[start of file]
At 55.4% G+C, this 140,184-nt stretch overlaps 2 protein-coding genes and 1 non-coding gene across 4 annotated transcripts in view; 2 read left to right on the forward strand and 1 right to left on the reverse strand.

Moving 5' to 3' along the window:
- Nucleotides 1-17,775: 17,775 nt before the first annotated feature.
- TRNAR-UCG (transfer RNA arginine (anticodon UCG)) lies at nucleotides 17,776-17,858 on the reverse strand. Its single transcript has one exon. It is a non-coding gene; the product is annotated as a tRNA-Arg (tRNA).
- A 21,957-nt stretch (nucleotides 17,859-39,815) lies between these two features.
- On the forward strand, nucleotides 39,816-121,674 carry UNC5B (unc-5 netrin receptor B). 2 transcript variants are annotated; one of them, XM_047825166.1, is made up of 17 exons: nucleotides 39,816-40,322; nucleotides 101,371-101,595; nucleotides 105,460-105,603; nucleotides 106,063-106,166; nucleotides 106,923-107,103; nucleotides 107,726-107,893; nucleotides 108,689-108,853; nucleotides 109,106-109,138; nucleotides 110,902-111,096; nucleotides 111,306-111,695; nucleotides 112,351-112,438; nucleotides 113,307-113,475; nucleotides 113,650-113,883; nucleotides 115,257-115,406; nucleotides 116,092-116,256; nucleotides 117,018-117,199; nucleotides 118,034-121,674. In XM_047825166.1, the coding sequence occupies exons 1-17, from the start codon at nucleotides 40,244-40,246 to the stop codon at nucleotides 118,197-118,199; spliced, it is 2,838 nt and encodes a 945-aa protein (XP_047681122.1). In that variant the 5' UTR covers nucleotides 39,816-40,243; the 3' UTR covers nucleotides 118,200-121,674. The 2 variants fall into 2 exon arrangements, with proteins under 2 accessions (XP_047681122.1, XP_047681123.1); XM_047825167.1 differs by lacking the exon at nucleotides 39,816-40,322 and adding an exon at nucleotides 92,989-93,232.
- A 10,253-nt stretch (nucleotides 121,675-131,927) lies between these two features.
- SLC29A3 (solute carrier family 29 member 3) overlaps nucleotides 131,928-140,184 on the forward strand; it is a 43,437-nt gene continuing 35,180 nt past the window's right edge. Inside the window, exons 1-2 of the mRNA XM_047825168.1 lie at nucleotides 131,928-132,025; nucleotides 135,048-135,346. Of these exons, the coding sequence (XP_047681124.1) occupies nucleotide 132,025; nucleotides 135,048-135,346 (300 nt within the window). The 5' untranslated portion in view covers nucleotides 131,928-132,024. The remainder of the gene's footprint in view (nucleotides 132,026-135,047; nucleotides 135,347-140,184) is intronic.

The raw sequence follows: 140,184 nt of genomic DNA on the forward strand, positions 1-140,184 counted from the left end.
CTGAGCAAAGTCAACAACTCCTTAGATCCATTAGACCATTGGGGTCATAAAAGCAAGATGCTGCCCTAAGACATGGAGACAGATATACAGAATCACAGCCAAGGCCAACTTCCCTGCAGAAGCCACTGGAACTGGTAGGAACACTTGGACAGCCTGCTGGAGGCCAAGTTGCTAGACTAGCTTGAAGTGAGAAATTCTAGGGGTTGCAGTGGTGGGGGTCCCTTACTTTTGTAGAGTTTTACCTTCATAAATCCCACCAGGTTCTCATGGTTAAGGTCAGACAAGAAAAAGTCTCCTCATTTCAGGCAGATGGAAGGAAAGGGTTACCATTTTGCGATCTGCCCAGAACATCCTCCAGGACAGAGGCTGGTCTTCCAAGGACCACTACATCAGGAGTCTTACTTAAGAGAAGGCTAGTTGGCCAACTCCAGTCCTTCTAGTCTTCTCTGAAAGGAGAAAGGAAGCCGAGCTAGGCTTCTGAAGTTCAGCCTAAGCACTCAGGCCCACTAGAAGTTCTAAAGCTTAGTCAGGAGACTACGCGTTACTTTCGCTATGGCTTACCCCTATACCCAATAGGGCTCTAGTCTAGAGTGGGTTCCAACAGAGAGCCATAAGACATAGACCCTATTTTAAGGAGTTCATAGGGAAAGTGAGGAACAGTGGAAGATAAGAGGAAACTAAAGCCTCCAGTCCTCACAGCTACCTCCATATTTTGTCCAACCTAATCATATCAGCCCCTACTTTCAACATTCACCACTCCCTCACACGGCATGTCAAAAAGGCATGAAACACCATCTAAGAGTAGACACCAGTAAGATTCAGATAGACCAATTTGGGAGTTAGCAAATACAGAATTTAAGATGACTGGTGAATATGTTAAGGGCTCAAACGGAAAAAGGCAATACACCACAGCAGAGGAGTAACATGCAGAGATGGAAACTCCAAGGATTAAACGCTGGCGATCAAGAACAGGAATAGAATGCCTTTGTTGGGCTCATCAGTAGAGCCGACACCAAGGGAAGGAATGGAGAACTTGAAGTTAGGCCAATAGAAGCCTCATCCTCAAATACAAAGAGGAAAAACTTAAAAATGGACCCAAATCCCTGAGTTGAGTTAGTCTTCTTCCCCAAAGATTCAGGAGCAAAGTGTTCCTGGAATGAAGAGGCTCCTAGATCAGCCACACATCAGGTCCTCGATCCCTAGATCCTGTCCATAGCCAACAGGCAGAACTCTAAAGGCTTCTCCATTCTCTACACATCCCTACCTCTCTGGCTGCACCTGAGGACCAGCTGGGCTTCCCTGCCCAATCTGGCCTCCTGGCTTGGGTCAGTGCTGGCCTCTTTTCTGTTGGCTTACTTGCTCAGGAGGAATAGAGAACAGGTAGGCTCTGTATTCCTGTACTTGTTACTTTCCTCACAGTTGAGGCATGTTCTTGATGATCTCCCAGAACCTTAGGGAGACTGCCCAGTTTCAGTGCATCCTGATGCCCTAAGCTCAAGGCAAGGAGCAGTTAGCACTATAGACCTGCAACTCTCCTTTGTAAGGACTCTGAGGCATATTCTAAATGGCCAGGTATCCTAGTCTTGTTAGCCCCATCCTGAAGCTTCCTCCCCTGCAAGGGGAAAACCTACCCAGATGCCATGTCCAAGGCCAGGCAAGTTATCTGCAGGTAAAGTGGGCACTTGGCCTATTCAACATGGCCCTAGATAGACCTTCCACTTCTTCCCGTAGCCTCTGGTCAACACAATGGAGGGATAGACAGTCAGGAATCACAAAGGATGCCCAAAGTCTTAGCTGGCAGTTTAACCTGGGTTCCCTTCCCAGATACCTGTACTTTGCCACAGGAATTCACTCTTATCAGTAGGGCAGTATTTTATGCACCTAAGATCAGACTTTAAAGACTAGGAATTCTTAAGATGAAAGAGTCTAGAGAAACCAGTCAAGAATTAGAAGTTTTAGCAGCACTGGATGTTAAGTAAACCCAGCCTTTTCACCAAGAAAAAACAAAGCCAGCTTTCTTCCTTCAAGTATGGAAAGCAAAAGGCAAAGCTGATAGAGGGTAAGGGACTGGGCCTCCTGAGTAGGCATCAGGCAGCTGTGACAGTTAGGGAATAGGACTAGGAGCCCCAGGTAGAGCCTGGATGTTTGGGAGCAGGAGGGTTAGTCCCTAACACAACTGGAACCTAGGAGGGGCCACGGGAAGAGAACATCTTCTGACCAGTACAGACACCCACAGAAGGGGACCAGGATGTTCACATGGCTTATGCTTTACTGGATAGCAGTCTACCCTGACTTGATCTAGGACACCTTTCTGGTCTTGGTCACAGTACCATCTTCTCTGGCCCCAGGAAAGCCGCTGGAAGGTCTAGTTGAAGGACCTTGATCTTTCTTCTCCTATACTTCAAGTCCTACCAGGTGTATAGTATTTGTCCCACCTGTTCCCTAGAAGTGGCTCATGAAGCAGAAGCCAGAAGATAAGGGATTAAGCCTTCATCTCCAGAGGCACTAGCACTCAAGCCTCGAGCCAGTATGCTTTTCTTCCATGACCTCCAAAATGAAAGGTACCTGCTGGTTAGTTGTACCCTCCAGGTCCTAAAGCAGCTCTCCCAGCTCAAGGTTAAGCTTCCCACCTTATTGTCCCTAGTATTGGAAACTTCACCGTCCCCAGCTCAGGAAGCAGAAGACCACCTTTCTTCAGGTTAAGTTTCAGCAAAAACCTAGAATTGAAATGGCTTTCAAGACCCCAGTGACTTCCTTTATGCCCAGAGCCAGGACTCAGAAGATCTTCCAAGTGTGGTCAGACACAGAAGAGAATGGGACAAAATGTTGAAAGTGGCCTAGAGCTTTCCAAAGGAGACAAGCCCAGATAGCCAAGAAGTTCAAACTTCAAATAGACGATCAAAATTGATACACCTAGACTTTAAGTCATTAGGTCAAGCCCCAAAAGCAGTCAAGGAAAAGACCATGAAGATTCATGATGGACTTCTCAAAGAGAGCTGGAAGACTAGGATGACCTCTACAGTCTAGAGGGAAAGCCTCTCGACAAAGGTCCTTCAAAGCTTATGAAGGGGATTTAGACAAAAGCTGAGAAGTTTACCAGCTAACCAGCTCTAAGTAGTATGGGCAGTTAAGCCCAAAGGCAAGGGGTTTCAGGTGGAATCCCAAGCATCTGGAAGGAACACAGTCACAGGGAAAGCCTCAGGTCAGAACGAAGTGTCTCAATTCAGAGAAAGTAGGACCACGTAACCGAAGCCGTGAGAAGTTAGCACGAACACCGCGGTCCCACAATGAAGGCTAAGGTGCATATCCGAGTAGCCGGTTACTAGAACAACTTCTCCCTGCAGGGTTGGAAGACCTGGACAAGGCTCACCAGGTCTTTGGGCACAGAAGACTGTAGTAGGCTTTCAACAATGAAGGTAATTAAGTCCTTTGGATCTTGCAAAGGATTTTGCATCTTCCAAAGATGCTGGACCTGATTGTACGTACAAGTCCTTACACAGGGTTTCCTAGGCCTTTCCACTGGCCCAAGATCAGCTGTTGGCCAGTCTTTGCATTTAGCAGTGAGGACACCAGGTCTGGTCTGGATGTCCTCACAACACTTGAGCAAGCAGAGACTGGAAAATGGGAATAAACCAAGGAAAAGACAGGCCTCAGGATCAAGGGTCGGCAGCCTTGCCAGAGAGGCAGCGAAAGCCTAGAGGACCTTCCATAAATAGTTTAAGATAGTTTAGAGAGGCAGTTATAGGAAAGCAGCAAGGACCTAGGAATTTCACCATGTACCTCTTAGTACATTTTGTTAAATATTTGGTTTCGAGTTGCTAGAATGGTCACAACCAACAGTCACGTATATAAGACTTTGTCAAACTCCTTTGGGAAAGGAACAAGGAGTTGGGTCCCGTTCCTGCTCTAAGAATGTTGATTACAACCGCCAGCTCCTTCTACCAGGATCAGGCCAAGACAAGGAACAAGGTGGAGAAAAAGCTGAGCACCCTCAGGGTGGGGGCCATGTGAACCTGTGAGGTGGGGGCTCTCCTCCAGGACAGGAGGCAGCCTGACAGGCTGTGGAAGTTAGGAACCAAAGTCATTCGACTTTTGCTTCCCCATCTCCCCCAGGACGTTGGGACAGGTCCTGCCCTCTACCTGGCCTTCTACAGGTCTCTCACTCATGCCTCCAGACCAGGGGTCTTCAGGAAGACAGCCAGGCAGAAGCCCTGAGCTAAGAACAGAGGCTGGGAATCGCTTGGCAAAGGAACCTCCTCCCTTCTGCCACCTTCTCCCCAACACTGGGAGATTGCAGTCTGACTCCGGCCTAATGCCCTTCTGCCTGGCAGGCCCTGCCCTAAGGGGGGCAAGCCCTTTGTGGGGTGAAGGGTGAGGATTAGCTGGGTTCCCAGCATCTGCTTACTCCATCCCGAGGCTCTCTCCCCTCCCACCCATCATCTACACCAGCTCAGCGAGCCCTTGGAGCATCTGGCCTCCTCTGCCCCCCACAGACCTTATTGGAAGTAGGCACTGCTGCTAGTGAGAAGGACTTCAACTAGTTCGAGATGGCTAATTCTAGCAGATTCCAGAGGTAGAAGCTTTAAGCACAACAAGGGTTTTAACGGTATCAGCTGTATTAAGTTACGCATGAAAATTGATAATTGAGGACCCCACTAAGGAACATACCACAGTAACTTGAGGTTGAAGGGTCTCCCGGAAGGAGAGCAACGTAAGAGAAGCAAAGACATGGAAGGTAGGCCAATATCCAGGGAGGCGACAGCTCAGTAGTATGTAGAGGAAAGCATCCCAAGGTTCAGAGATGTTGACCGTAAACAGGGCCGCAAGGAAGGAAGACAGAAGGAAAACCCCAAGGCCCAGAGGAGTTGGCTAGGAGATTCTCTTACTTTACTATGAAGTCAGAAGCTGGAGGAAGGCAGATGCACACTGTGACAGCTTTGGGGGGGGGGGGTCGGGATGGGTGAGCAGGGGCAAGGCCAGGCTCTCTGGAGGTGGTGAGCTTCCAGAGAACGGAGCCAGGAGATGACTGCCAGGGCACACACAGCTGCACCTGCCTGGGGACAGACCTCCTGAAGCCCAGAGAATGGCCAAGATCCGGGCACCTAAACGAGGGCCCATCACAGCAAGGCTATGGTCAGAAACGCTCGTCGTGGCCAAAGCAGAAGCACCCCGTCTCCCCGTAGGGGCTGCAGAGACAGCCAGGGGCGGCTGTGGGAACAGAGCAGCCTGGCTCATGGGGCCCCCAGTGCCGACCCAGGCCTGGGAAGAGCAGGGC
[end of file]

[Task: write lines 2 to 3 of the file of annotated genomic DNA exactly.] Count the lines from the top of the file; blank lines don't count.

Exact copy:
Moving 5' to 3' along the window:
- Nucleotides 1-17,775: 17,775 nt before the first annotated feature.